Coaching model. You prepare your own return online, with help and support from a Tax-Aide volunteer. Again, the volunteers are trained and fully up-to-date on any changes in the U.S. tax code. You can call on them throughout the tax preparation process.
Self-preparation. You do the return by yourself, using a free tax software product on the Tax-Aide website. This option is for those earning $73,000 a year or less.
Volunteer Income Tax Assistance and Tax Counseling for the Elderly
Managed by the IRS, the Volunteer Income Tax Assistance (VITA) and Tax Counseling for the Elderly (TCE) programs offer free basic state and federal tax preparation to those who qualify.
The VITA program helps those earning less than $60,000, as well as people with disabilities and those for whom English is a second language. The TCE program caters to adults who are 60 and older and provides assistance with pension- and retirement-related tax issues.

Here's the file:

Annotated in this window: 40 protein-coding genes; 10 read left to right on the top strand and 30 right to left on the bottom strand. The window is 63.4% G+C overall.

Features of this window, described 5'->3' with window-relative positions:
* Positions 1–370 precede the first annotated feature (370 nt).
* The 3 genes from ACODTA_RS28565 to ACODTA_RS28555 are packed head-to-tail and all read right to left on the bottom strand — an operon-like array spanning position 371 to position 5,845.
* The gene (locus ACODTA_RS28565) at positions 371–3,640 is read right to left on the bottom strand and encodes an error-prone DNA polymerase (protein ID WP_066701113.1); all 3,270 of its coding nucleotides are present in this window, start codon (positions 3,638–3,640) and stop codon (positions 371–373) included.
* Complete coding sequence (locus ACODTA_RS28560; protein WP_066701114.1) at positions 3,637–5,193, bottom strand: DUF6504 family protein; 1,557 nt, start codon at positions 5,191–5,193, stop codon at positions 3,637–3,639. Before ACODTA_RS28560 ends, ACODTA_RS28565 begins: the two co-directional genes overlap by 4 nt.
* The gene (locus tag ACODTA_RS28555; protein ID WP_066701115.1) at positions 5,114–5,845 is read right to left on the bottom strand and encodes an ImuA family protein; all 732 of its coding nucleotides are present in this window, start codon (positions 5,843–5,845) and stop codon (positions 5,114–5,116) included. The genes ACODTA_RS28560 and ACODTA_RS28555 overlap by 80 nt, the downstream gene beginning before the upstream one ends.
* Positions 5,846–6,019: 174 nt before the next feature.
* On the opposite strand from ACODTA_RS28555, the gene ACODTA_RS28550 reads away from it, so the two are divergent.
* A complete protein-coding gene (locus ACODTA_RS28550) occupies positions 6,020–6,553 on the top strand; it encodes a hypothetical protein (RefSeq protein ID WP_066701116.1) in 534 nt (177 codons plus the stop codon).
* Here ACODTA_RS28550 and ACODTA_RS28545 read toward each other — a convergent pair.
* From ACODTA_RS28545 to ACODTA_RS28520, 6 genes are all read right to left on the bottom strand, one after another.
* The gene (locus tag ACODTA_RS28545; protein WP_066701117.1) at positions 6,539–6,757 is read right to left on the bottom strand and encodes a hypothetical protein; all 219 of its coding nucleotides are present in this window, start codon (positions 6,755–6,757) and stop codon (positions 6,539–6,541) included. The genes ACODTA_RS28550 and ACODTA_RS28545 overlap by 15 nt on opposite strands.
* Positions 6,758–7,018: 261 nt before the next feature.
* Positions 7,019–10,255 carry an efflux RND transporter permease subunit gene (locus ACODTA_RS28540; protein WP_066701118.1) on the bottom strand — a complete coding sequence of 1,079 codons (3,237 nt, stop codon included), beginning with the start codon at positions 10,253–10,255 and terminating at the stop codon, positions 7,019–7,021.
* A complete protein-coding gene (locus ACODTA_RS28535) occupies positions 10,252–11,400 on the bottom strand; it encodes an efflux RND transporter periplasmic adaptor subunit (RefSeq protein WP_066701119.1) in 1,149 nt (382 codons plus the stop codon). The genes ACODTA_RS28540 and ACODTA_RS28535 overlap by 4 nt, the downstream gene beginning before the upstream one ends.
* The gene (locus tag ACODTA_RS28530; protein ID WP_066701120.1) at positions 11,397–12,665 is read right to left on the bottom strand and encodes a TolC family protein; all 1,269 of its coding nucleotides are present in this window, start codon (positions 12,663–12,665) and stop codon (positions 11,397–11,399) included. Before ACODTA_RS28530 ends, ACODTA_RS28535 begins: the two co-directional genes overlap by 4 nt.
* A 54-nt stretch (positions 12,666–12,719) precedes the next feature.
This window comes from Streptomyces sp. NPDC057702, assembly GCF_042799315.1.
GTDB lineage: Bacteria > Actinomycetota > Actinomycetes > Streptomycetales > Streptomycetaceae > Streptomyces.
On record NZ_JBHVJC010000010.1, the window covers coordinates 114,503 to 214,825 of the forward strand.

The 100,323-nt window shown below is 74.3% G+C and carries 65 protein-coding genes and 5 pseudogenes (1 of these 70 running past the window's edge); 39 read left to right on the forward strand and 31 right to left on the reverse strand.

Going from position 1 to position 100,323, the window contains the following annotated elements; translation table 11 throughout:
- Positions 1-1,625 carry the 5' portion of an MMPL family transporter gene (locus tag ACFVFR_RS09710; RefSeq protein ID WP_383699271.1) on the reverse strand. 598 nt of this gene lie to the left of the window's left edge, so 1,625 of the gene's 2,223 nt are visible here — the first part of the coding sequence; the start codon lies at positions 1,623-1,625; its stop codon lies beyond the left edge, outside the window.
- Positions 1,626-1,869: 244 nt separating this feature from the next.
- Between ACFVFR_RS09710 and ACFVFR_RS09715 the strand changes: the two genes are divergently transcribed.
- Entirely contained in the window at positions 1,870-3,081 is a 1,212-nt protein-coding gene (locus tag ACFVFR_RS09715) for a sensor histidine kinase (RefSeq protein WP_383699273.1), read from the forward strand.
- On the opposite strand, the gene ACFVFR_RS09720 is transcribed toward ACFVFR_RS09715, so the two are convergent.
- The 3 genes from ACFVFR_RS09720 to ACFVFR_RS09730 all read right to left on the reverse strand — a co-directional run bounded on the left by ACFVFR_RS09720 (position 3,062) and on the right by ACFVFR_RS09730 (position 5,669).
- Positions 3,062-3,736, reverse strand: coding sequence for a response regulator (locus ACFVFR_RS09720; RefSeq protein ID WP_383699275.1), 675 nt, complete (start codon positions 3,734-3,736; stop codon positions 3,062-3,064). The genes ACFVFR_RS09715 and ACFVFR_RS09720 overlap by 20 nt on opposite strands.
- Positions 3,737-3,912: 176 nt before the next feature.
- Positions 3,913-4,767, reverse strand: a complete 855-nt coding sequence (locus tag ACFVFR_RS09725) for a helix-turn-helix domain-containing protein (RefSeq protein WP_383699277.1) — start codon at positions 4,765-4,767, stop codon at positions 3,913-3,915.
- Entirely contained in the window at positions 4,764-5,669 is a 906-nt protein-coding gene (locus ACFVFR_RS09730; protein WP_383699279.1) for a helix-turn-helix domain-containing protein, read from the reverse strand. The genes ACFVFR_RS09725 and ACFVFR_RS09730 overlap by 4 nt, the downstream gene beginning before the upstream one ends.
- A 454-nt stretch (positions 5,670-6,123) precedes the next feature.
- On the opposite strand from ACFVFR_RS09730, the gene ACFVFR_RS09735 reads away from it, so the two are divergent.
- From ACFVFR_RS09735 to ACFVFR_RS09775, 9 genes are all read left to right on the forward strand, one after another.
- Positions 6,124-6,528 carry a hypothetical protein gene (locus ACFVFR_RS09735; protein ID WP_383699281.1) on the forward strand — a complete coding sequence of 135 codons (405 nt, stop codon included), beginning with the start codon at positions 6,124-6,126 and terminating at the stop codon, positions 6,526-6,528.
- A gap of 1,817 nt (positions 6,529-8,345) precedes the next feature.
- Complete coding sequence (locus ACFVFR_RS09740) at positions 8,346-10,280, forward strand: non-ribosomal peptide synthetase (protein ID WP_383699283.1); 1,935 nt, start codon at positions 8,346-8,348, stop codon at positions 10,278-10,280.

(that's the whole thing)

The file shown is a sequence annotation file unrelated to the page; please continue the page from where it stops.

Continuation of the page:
Both VITA and TCE sites are staffed by IRS-certified volunteers. Their tax law training ensures that you can trust the help you’re being given; so does the quality review check that the IRS requires for each return prepared by these organizations.
Both programs tend to operate at libraries, malls, schools, community centers and other easily accessible sites across the country. Use the VITA locator tool to find the site nearest you. Most of the TCE programs are run through AARP’s TaxAide program. To find the closest location, use the AARP site locator tool.
Other potential help
Each U.S. state, along with the District of Columbia, Puerto Rico and the U.S. Virgin Islands, has an Area Agency on Aging (AAA). These are public organizations or private nonprofits that are authorized to provide help to older Americans.
If you’re having trouble getting an appointment with any of the organizations listed above or find they can’t meet your needs, the AAA in your area might have information on other free or low-cost tax preparation options. To find the AAA in your region, use ElderCare.gov’s search tool.